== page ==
By PAM HARBAUGH
With a world made weary by politics, it’s time to come together. And, there’s no better way to make that happen than with “Summer of Love,” a chamber concert chock-full of romantic themed classics and headed by two extraordinary young artists growing in acclaim.
The concert will have two performances, Thursday evening in Vero Beach and Friday evening in Melbourne. It features cellist Francisco Vila-Haas and pianist Steven Lin performing Bach, Beethoven, Dvorak, Saint Saens, Davidoff and more.
“There’s a big message there that music knows no boundaries,” said Vila-Haas, who was featured years ago in a special Florida
That has certainly proved with the case with both Vila-Haas and Lin.
Born in Ecuador, Vila-Haas moved with his family to Melbourne, Florida when he was eight years old, the same age when he started the cello. Born in California, Lin grew up in Taiwan.
Currently, Vila-Haas is the principal cellist for the Aalborg Symphony in Denmark. Lin is the pianist with the DITTO Ensemble, a popular Korean chamber group. The two met a year ago at a young artists showcase in New York City.
“I heard him play and I immediately wanted to bring up the idea of playing together,” Vila-Haas said. “He said ‘Of course.’ That’s how these concerts came about. They’ve been a year in the making.”
Despite the long waiting period, the concert rehearsals will be the first time the two play together. The two sought-after musicians carved time out of their busy professional schedules to make this happen.
Speaking from his home in Denmark, Vila-Haas said “This is the time of year (summer) when you try out different and new projects…I thought what better and more relaxed place than at home.”
Like any professional musician, moving around has been a part of life for both Vila-Haas and Lin.
After graduating from Eau Gallie High School, Vila-Haas moved north where he studied at The Boston Conservatory. From there, he moved to Bloomington to attend Indiana University to study with legendary cello teacher, the late Janos Starker.
“(Starker) used to tell any exiting student to keep carrying the flag, which meant whatever you learned here, teach to your own students. Always promote beauty, balance and purity in music.”
Indeed. Studying with Starker became a soul-shifting experience for Vila-Haas. It was so important, he said, that he approached Starker’s estate to purchase his teacher’s bow, which Starker got from his teacher.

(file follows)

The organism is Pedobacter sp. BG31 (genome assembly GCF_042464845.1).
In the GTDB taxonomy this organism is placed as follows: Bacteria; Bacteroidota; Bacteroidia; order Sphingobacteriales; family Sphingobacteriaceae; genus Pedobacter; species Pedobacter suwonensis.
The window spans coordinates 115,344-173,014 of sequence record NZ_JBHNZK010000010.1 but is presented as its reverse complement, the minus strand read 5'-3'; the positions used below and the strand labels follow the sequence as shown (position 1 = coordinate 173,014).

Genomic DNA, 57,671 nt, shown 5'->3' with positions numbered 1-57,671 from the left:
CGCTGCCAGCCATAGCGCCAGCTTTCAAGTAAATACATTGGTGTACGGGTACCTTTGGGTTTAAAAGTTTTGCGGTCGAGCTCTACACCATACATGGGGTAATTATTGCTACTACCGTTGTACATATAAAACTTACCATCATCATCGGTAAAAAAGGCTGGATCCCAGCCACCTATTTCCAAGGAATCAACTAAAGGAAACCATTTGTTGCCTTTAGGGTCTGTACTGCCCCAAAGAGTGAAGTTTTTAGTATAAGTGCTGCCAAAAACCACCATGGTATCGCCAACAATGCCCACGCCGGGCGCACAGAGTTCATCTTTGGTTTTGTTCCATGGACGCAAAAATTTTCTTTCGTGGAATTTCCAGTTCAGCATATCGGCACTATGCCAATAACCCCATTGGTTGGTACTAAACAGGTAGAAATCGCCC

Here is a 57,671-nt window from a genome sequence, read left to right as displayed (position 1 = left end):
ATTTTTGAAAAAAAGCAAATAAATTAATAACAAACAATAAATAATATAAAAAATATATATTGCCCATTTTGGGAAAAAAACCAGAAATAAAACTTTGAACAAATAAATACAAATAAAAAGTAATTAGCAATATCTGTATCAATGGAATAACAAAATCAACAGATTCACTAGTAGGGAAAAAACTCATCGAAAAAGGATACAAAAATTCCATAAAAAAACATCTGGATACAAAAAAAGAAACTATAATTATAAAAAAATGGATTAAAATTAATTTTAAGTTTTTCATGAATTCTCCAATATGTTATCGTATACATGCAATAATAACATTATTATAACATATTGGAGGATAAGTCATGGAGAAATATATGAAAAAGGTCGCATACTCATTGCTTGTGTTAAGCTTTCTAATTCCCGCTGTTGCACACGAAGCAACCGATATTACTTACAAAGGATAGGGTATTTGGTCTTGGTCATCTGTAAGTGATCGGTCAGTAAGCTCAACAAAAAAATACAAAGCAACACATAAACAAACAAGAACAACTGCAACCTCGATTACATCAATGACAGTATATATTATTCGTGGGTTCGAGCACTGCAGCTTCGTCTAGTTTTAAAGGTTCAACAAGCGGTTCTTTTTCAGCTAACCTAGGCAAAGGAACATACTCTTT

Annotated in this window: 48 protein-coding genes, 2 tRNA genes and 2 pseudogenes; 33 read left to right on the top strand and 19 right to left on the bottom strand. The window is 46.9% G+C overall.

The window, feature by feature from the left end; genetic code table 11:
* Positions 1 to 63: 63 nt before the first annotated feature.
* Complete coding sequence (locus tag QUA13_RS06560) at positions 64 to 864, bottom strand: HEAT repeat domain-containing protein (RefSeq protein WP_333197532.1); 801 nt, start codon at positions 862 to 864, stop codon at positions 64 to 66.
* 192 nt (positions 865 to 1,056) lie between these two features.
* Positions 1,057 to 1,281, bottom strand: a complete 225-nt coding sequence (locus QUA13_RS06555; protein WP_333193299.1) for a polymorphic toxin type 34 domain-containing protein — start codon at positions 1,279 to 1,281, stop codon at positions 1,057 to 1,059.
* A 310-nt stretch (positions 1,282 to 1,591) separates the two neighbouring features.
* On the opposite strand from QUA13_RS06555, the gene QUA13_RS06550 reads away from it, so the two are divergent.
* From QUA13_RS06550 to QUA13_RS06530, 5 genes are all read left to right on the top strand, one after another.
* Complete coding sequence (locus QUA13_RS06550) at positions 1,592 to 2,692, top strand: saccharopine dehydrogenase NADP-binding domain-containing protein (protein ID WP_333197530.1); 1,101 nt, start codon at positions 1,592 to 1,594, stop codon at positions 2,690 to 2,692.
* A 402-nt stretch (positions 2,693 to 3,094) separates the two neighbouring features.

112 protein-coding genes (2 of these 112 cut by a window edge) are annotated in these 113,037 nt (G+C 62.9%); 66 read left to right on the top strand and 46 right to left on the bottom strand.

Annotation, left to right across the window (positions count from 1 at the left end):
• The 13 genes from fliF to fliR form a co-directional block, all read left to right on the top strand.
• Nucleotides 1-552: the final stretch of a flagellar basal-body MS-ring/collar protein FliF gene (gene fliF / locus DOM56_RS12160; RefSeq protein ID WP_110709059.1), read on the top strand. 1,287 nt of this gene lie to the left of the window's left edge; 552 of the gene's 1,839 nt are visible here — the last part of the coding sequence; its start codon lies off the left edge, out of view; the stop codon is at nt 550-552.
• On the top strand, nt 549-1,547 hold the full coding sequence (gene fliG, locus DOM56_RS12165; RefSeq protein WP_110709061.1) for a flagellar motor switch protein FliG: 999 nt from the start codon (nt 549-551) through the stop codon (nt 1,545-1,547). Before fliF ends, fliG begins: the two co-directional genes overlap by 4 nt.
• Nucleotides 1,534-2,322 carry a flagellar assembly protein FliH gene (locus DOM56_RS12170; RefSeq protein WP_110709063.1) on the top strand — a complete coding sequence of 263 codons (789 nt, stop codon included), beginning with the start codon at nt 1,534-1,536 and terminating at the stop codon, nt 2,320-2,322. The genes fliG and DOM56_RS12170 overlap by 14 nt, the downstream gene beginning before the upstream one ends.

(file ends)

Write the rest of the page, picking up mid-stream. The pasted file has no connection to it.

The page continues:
Bows are just as important as the cello itself and are frequently quite dear. Moreover, many serious string musicians play on rare instruments owned by a foundation. In Vila-Haas’ case, while he owns his E. Tubbs bow, he performs on a 1790 Vincenzo Panoramo cello loaned to him by the Saul B. and Naomi R. Cohen Foundation.
Lin was only 10 years old when The Juilliard School awarded him a full scholarship to study with Yoheved Kaplinsky. That led to his debut with the New York Philharmonic in Avery Fisher Hall. He was only 13 years old.
His growing list of awards includes those from the 2013 Van Cliburn International Piano Competition and the 2014 Arthur Rubinstein Piano Competition.
Lin has performed world wide, been featured on PBS and currently travels Asia with the DITTO Ensemble, which, in Korea, is “at the same level of fame as any pop group,” Vila-Haas said.
Like Lin, the award-winning Vila-Haas has performed frequently as a soloist with orchestras throughout the world. He also helped build the Festival International de Musica de Esmeraldas which is held in Ecuador.
“The aim is to allow 30 artists from all over the world, but mainly South America, to have free master classes with fantastic international artists,” he said. “Two members from the Juilliard String Quartet will be guest artists.”
The program will include Bach’s “Cello Suite No. 1,” which includes Bach’s “Prelude,” both a challenging and uplifting piece. Lin will perform Beethoven’s lively “Waldstein Sonata,” considered one of the most thrilling piano sonatas. Both works demand deft musicianship.
Again, Vila-Haas said, the concert speaks in a universal language designed to unite, rather than divide.
“Music is a language that knows no boundaries of race or politics,” he said. “It has none of that. When you go to a concert you don’t think about who you voted for or your feelings about immigration status. You think of how it affects you emotionally…It’s really filled with love, passion and happiness.”
Summer of Love concert is presented by the Space Coast Symphony. It begins 7 p.m. Thursday, Aug. 10, at the First Presbyterian Church of Vero Beach, 520 Royal Palm Blvd., Vero Beach; and 7:30 p.m. Friday, Aug. 11, at the Eastminster Presbyterian Church, 106 N. Riverside Drive, Indialantic, FL. Tickets are $25 at the door and $20 in advance. It is free to those 18 years and younger with student ID. Call 855-252-7276 or visit SpaceCoastSymphony.org.
This is an edited version of a story running in the Melbourne Beachsider. Photo is provided by the artists.